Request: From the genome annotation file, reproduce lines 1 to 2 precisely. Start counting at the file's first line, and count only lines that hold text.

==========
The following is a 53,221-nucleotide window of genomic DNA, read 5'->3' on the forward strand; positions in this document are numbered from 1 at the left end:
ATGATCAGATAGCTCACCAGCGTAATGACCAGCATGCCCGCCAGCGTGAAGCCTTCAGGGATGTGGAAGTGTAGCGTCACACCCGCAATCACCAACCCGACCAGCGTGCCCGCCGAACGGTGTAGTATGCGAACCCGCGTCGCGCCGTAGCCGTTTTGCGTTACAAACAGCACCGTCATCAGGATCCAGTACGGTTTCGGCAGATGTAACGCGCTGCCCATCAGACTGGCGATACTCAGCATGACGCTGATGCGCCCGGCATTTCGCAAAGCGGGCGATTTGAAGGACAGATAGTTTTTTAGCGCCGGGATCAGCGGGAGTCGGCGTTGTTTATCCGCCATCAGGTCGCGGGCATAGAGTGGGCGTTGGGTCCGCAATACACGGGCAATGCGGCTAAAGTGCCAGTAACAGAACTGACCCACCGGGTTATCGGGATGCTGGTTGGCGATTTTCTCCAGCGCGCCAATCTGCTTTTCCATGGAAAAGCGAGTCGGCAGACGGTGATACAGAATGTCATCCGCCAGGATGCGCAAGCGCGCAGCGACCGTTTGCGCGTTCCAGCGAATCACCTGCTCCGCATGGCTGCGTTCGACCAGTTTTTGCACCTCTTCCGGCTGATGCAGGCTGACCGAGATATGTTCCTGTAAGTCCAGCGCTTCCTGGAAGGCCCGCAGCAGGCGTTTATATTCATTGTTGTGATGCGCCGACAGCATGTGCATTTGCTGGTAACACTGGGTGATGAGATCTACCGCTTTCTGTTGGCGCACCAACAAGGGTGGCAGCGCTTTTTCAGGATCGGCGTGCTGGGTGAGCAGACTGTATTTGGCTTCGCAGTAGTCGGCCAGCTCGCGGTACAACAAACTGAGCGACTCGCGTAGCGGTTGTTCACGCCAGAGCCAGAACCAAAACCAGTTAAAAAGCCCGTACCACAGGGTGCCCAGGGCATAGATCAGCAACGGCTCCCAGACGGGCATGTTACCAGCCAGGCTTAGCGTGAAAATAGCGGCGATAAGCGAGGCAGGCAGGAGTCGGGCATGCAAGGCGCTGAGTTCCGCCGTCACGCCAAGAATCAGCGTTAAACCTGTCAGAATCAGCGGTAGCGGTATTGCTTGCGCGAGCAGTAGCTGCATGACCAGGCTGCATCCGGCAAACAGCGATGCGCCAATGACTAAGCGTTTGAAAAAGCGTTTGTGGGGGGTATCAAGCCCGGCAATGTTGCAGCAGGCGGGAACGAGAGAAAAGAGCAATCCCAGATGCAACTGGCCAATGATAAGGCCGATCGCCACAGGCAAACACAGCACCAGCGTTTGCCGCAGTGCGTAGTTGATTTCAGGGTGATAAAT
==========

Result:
The following is a 53,221-nucleotide window of genomic DNA, read 5'->3' on the forward strand; positions in this document are numbered from 1 at the left end:
ATGATCAGATAGCTCACCAGCGTAATGACCAGCATGCCCGCCAGCGTGAAGCCTTCAGGGATGTGGAAGTGTAGCGTCACACCCGCAATCACCAACCCGACCAGCGTGCCCGCCGAACGGTGTAGTATGCGAACCCGCGTCGCGCCGTAGCCGTTTTGCGTTACAAACAGCACCGTCATCAGGATCCAGTACGGTTTCGGCAGATGTAACGCGCTGCCCATCAGACTGGCGATACTCAGCATGACGCTGATGCGCCCGGCATTTCGCAAAGCGGGCGATTTGAAGGACAGATAGTTTTTTAGCGCCGGGATCAGCGGGAGTCGGCGTTGTTTATCCGCCATCAGGTCGCGGGCATAGAGTGGGCGTTGGGTCCGCAATACACGGGCAATGCGGCTAAAGTGCCAGTAACAGAACTGACCCACCGGGTTATCGGGATGCTGGTTGGCGATTTTCTCCAGCGCGCCAATCTGCTTTTCCATGGAAAAGCGAGTCGGCAGACGGTGATACAGAATGTCATCCGCCAGGATGCGCAAGCGCGCAGCGACCGTTTGCGCGTTCCAGCGAATCACCTGCTCCGCATGGCTGCGTTCGACCAGTTTTTGCACCTCTTCCGGCTGATGCAGGCTGACCGAGATATGTTCCTGTAAGTCCAGCGCTTCCTGGAAGGCCCGCAGCAGGCGTTTATATTCATTGTTGTGATGCGCCGACAGCATGTGCATTTGCTGGTAACACTGGGTGATGAGATCTACCGCTTTCTGTTGGCGCACCAACAAGGGTGGCAGCGCTTTTTCAGGATCGGCGTGCTGGGTGAGCAGACTGTATTTGGCTTCGCAGTAGTCGGCCAGCTCGCGGTACAACAAACTGAGCGACTCGCGTAGCGGTTGTTCACGCCAGAGCCAGAACCAAAACCAGTTAAAAAGCCCGTACCACAGGGTGCCCAGGGCATAGATCAGCAACGGCTCCCAGACGGGCATGTTACCAGCCAGGCTTAGCGTGAAAATAGCGGCGATAAGCGAGGCAGGCAGGAGTCGGGCATGCAAGGCGCTGAGTTCCGCCGTCACGCCAAGAATCAGCGTTAAACCTGTCAGAATCAGCGGTAGCGGTATTGCTTGCGCGAGCAGTAGCTGCATGACCAGGCTGCATCCGGCAAACAGCGATGCGCCAATGACTAAGCGTTTGAAAAAGCGTTTGTGGGGGGTATCAAGCCCGGCAATGTTGCAGCAGGCGGGAACGAGAGAAAAGAGCAATCCCAGATGCAACTGGCCAATGATAAGGCCGATCGCCACAGGCAAACACAGCACCAGCGTTTGCCGCAGTGCGTAGTTGATTTCAGGGTGATAAAT